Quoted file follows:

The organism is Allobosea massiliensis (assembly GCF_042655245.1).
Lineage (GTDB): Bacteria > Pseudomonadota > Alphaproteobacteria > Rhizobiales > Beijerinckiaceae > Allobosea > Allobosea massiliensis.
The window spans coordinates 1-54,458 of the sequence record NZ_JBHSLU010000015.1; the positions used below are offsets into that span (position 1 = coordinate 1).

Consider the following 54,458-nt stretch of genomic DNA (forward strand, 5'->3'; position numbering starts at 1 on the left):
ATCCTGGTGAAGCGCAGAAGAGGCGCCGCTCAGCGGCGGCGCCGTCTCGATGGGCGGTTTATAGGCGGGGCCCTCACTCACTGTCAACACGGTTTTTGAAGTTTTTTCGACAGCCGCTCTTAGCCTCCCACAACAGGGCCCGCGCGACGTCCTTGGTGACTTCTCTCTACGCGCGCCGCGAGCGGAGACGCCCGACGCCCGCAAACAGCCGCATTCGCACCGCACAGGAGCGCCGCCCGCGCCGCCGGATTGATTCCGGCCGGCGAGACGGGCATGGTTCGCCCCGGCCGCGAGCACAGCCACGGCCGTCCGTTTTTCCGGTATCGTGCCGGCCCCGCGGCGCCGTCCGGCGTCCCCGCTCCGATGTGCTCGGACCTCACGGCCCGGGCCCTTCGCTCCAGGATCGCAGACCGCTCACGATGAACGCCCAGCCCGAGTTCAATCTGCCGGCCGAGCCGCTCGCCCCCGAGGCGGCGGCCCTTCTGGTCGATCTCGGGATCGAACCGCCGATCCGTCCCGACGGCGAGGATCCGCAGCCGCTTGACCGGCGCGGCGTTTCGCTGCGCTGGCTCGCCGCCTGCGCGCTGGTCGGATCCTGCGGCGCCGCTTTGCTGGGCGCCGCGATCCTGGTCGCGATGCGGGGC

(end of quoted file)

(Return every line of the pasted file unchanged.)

The organism is Allobosea massiliensis (assembly GCF_042655245.1).
Lineage (GTDB): Bacteria > Pseudomonadota > Alphaproteobacteria > Rhizobiales > Beijerinckiaceae > Allobosea > Allobosea massiliensis.
The window spans coordinates 1-54,458 of the sequence record NZ_JBHSLU010000015.1; the positions used below are offsets into that span (position 1 = coordinate 1).

Consider the following 54,458-nt stretch of genomic DNA (forward strand, 5'->3'; position numbering starts at 1 on the left):
ATCCTGGTGAAGCGCAGAAGAGGCGCCGCTCAGCGGCGGCGCCGTCTCGATGGGCGGTTTATAGGCGGGGCCCTCACTCACTGTCAACACGGTTTTTGAAGTTTTTTCGACAGCCGCTCTTAGCCTCCCACAACAGGGCCCGCGCGACGTCCTTGGTGACTTCTCTCTACGCGCGCCGCGAGCGGAGACGCCCGACGCCCGCAAACAGCCGCATTCGCACCGCACAGGAGCGCCGCCCGCGCCGCCGGATTGATTCCGGCCGGCGAGACGGGCATGGTTCGCCCCGGCCGCGAGCACAGCCACGGCCGTCCGTTTTTCCGGTATCGTGCCGGCCCCGCGGCGCCGTCCGGCGTCCCCGCTCCGATGTGCTCGGACCTCACGGCCCGGGCCCTTCGCTCCAGGATCGCAGACCGCTCACGATGAACGCCCAGCCCGAGTTCAATCTGCCGGCCGAGCCGCTCGCCCCCGAGGCGGCGGCCCTTCTGGTCGATCTCGGGATCGAACCGCCGATCCGTCCCGACGGCGAGGATCCGCAGCCGCTTGACCGGCGCGGCGTTTCGCTGCGCTGGCTCGCCGCCTGCGCGCTGGTCGGATCCTGCGGCGCCGCTTTGCTGGGCGCCGCGATCCTGGTCGCGATGCGGGGC